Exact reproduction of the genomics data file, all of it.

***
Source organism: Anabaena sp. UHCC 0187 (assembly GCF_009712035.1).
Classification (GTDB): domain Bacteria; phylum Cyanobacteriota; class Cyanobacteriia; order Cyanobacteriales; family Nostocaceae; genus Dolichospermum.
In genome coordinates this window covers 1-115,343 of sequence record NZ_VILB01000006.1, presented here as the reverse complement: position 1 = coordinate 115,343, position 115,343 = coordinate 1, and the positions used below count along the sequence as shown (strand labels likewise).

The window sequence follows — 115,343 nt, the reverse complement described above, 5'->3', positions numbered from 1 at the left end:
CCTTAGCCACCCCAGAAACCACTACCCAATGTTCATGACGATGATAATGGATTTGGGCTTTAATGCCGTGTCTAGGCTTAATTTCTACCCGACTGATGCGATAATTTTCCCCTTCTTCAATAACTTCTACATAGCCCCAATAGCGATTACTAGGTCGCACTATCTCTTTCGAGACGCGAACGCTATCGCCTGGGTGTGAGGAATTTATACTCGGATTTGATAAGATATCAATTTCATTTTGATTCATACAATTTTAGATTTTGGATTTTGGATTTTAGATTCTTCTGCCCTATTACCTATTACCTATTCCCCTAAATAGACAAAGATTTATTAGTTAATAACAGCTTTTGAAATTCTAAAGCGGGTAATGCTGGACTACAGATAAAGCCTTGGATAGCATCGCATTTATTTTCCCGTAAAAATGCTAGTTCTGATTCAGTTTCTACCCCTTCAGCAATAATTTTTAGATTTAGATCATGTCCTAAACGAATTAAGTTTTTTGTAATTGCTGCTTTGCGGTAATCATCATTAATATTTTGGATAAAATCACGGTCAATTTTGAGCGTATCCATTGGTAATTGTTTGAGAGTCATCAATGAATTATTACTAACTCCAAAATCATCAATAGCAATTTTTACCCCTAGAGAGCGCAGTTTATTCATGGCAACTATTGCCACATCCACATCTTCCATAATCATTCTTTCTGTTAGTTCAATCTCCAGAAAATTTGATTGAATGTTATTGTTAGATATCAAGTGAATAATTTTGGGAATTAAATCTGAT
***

Source organism: Anabaena sp. UHCC 0187 (assembly GCF_009712035.1).
Classification (GTDB): domain Bacteria; phylum Cyanobacteriota; class Cyanobacteriia; order Cyanobacteriales; family Nostocaceae; genus Dolichospermum.
In genome coordinates this window covers 1-115,343 of sequence record NZ_VILB01000006.1, presented here as the reverse complement: position 1 = coordinate 115,343, position 115,343 = coordinate 1, and the positions used below count along the sequence as shown (strand labels likewise).

The window sequence follows — 115,343 nt, the reverse complement described above, 5'->3', positions numbered from 1 at the left end:
CCTTAGCCACCCCAGAAACCACTACCCAATGTTCATGACGATGATAATGGATTTGGGCTTTAATGCCGTGTCTAGGCTTAATTTCTACCCGACTGATGCGATAATTTTCCCCTTCTTCAATAACTTCTACATAGCCCCAATAGCGATTACTAGGTCGCACTATCTCTTTCGAGACGCGAACGCTATCGCCTGGGTGTGAGGAATTTATACTCGGATTTGATAAGATATCAATTTCATTTTGATTCATACAATTTTAGATTTTGGATTTTGGATTTTAGATTCTTCTGCCCTATTACCTATTACCTATTCCCCTAAATAGACAAAGATTTATTAGTTAATAACAGCTTTTGAAATTCTAAAGCGGGTAATGCTGGACTACAGATAAAGCCTTGGATAGCATCGCATTTATTTTCCCGTAAAAATGCTAGTTCTGATTCAGTTTCTACCCCTTCAGCAATAATTTTTAGATTTAGATCATGTCCTAAACGAATTAAGTTTTTTGTAATTGCTGCTTTGCGGTAATCATCATTAATATTTTGGATAAAATCACGGTCAATTTTGAGCGTATCCATTGGTAATTGTTTGAGAGTCATCAATGAATTATTACTAACTCCAAAATCATCAATAGCAATTTTTACCCCTAGAGAGCGCAGTTTATTCATGGCAACTATTGCCACATCCACATCTTCCATAATCATTCTTTCTGTTAGTTCAATCTCCAGAAAATTTGATTGAATGTTATTGTTAGATATCAAGTGAATAATTTTGGGAATTAAATCTGAT